A bicycle tube is predominantly made of Butyl rubber. Butyl is a very elastic and airtight synthetic rubber. But as with the tire, other fillers are necessary to make up the rubber compound. The quality of a tube can vary significantly depending on the rubber compound. For instance Schwalbe tubes have extremely high air retention and elasticity. This high elasticity allows a wide range of different tire sizes to be covered.
There is a difference between heat molded and autoclave tubes. Vulcanizing in a mold improves the uniformity of wall thickness, thus reducing weight and improving air retention. For this reason the autoclave tubes which can be produced easier have become less common over the past years. Schwalbe tubes have always been made using the heat molding process.
Every tube also needs a valve, which is bonded to the tube during the vulcanizing process.
Besides the quality of the ingredients, the purity of the rubber compound is decisive for the quality of the tube. Before extrusion, the basic material is forced through a total of seven filters under enormous pressure. All tubes are inserted and inflated into a mold for the vulcanization process. Only this ensures an even wall thickness and high air retention.
All tubes are inflated and stored for 24 hours to test for air retention. Afterwards, every tube is carefully checked individually by visual inspection. The Schwalbe tube has been valued by German bicycle dealers for its high reliability for many years.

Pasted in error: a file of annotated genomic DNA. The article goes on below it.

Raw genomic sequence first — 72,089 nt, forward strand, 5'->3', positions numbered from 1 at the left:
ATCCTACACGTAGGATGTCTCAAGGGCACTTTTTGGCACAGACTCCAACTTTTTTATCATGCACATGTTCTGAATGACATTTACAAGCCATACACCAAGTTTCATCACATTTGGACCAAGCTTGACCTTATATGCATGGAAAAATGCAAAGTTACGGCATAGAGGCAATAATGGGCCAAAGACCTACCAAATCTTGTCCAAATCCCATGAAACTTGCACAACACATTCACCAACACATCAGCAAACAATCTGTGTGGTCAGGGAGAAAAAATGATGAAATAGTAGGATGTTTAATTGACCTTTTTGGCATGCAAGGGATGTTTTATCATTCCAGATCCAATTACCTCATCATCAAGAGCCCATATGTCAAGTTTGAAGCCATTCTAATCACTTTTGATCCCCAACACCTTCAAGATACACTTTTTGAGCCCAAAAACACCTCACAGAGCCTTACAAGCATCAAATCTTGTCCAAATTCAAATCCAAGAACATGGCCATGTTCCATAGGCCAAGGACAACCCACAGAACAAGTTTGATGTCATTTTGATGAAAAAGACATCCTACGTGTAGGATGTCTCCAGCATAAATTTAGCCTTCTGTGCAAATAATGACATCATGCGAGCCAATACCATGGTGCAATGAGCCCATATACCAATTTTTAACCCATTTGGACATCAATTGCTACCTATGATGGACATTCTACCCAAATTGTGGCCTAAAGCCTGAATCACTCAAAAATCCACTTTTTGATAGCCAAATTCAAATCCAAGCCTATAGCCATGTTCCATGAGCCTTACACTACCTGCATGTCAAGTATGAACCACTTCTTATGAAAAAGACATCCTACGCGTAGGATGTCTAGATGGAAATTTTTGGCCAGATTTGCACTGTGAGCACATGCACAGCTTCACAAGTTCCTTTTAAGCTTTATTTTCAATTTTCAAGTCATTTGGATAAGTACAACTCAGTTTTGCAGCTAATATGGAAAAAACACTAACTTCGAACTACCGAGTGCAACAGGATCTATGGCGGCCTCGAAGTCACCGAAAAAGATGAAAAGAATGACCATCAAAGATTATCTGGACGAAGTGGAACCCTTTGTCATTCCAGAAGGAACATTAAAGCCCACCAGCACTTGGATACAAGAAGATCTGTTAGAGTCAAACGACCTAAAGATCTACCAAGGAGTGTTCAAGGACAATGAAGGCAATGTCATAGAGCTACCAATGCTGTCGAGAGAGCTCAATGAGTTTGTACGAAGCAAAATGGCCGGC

A tube covers many tire sizes through its high elasticity and quality. Tube no. 17 works with tires from a width of 28 mm up to 47 mm - a great advantage for stockholding in the trade. At the same time, it is proof of the quality of the tube.
All valves are nickel-plated and threaded. The valve core is always replaceable. Also, Schwalbe tubes with a classic bicycle valve can be inspected for pressure as they have a high-pressure valve core.
Tubes made out of latex are more elastic than normal butyl tubes. This makes them roll a little more easily. Their greatest advantage lies in the high level of puncture protection. The highly elastic latex material is very difficult to puncture.
The disadvantage lies in poor air retention. A tire with a latex tube must be adjusted for inflation pressure before every trip. This explains why latex tubes are not well suited for everyday use.
In addition, latex tubes are very delicate and susceptible to oil, daylight, heat and uneven expansion. The tube must also be replaced every time a tire is changed. Because these sensitivities lead to many problems in the field, we do not offer latex tubes.